All members are expected to share the essential work that needs to be done to maintain the community. This is currently set at 2.5 hours per adult per week. This covers work we have all agreed is essential; of course, many members are also able to contribute additional voluntary hours on ‘desirable’ work! Ongoing community work is organised in Service Teams. Specific one-off jobs are organised in Task and Finish Teams.
We also help to cook and wash up for common meals ten times a year, and contribute to cleaning the common areas on a 6 monthly rota basis.
Some members also carry out work for the Car Club and for the Mill, the coworking space next door to the homes which is owned by Lancaster Cohousing. These are run as non profit cooperatives and provide an essential part of our services. Work done for these organisations is paid for, and does not form part of the community work contribution process.
Eating together is an important aspect of our community life, and supports our vision, in particular by encouraging social interaction and sustainable living. Communal meals are vegan and vegetarian, and we aim to offer four communal meals in the Common House each week. All members are expected to contribute to cooking communal meals and clearing up as part of a team. This blog gives an idea of how one of us found the experience of cooking for 40. Our Common House food policy gives more details.
Private cars and the car club
Our objectives in relation to travel are shown in our Travel Plan; the primary (but not the only) one is to reduce the environmental impact of our travel.
All car users in leasehold (Forgebank) homes are expected to join our car club. Only in very specific circumstances may a member apply to keep a private car on site. In this case, the owner would be encouraged to share their car on ‘any driver insurance’ and would be expected to offer lifts to others. (Our ‘shared journey’ website makes this possible, by recording details of planned journeys.) Due to limited car parking capacity on the site, a parking space cannot be guaranteed. Members may not keep private cars on the public highway within a 2km radius of Forgebank. Forgebank and the use of private cars has more information.
If you have a car, please contact the Travel Service Team early on in your application for membership, so they can help you think through how to meet your travel needs.
A member living in a freehold Heron Bank home has their own parking space in front of their house. They have no obligation to join the car club, but they may if they wish.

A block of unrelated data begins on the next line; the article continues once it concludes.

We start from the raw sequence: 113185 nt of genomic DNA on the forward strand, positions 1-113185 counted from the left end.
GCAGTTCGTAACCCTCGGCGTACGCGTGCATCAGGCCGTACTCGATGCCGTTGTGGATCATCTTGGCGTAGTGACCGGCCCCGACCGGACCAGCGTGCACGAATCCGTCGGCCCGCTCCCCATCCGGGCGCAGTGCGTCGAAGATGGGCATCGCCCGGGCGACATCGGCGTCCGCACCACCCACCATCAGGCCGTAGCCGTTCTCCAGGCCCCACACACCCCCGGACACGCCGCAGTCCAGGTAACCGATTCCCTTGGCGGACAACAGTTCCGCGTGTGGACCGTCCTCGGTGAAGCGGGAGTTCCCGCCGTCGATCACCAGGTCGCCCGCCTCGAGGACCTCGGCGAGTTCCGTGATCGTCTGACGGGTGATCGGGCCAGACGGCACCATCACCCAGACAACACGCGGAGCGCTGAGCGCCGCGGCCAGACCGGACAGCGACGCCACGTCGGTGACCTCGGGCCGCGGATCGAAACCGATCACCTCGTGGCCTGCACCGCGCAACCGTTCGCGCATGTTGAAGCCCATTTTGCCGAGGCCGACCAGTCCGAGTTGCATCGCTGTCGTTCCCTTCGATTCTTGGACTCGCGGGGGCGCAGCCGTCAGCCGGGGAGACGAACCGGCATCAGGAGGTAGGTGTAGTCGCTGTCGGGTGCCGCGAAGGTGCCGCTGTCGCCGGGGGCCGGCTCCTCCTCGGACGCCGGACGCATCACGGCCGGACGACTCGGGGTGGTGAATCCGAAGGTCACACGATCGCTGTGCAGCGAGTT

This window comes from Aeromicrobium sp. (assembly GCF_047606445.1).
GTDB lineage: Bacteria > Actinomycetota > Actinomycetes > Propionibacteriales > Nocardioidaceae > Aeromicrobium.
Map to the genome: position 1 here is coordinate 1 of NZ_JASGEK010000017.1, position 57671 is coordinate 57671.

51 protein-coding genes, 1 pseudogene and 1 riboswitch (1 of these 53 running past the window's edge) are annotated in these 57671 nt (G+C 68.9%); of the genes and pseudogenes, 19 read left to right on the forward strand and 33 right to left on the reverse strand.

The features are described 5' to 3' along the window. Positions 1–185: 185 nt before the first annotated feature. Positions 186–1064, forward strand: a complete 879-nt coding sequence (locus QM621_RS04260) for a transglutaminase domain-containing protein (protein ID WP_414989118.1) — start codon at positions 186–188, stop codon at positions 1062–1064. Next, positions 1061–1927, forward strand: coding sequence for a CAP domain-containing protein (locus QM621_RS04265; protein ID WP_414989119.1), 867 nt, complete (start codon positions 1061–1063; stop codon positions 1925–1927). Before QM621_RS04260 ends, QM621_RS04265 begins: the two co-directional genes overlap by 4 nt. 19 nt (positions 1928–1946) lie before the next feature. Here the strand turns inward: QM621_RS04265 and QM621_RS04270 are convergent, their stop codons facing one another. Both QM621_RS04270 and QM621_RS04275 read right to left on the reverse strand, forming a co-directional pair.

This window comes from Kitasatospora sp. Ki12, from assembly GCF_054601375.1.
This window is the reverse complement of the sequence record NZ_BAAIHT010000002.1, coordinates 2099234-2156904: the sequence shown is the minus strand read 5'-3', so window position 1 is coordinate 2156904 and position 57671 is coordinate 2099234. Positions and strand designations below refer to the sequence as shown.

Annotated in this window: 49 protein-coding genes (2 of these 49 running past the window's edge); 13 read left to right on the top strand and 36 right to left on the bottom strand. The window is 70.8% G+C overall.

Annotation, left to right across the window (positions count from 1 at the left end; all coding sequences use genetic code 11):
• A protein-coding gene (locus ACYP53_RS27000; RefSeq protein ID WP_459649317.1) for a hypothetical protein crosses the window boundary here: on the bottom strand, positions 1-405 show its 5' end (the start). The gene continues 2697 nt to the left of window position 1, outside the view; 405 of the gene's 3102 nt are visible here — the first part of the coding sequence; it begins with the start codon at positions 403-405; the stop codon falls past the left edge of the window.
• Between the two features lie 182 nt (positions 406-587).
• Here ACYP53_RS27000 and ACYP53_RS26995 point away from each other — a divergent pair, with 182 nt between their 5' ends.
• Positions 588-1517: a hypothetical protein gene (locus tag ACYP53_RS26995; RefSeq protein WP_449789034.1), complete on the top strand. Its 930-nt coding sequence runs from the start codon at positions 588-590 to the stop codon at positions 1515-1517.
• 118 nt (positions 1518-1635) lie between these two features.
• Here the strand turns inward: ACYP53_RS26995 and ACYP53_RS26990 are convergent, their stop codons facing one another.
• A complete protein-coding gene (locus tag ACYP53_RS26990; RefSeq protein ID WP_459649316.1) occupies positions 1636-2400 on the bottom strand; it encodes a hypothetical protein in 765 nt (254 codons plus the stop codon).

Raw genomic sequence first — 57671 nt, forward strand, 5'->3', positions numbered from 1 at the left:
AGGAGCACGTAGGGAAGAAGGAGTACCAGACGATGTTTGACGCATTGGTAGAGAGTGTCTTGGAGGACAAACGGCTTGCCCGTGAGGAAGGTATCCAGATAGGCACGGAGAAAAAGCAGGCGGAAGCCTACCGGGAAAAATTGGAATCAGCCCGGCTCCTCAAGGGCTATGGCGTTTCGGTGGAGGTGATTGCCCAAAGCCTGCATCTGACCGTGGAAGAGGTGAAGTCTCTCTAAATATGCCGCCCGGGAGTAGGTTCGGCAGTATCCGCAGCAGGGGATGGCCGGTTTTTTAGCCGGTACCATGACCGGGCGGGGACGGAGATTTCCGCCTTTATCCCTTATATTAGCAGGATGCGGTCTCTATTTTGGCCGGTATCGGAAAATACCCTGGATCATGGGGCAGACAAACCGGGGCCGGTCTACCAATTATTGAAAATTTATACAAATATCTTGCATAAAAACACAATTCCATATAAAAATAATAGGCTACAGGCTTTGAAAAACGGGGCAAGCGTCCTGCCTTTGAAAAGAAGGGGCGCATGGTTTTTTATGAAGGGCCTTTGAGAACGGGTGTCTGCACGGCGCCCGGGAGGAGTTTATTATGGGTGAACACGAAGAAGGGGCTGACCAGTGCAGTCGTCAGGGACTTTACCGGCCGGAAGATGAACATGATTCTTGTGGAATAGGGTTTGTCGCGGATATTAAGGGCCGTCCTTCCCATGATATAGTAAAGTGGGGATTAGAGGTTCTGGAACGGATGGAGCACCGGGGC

Gardening in private and community spaces
Our 'personal' outside space consists of the terrace and balcony (if any) to the south (river side) of each house, and, on the north side, the area bounded at the front edge by the overhead porch. Heron Bank homes also have gardens front and back.
All other outside space is shared by us all, and managed by the Land Service Team. Their strategy takes into account our high-level cohousing aim (and Planning Obligation) to minimise our impact on the environment, including our impact on the local ecosystem.
Members, of course, may place any plant they wish in their own private terrace or garden. But we ask that they choose and manage their plants mindfully in order to minimise the risk of non-native plants escaping into the shared gardens and the local ecosystem.
- Plants native to LA2, Native plants, and Beneficial Non Native plants list beneficial plants recommended by our consultant to help increase bio-diversity on the site.
- Invasive Plants to avoid lists plants to avoid at all costs.
- Plants for Private Spaces - further guidance on avoiding spread of non-native species, and the process for carrying out and paying for cleaning up if escapes occur (as required by our Planning obligations).
- Guidelines for The Street to ensure it remains accessible and safe for everyone.
To promote a harmonious relationship among pets, pet owners, and non-pet-owners and a peaceful, clean, and safe environment for all, we have a Pet Policy, some supplementary Pets policy guidance. and notes on Toxocariasis.
Smoking is not permitted in the communal areas. See the Smoking policy.
When the time comes to move on, an owner can sell their leasehold or freehold on the open market. We encourage an active ‘waiting pool’ so that there is a waiting list of people interested in buying or renting homes here, which facilitates this process.
A prospective buyer would need to be accepted by members, and jump through the same membership hoops as we are asking you to do. Our Membership Team will work with you to help you find someone who will make an active and enthusiastic community member. In the unlikely event that members don’t accept your prospective purchaser, we then enter a process where, if no other acceptable buyer can be found, the company itself must take on responsibility for buying the property.
Your membership ceases on the completion of the sale of the leasehold or freeehold.
Highly recommended reading
About joining a community
- Cohousing by Kathryn McCamant and Charles Durrett is a great first book to get a 'feel for' cohousing.
- Finding Community - how to join an Ecovillage or Intentional Community by Diana Leafe Christian, New Society Publishers, 2007
- Creating a Life Together - practical tools to grow Ecovillages and Intentional Communities by Diana Leafe Christian, New Society Publishers, 2003
Click here for links to other cohousing groups in the UK and further afield.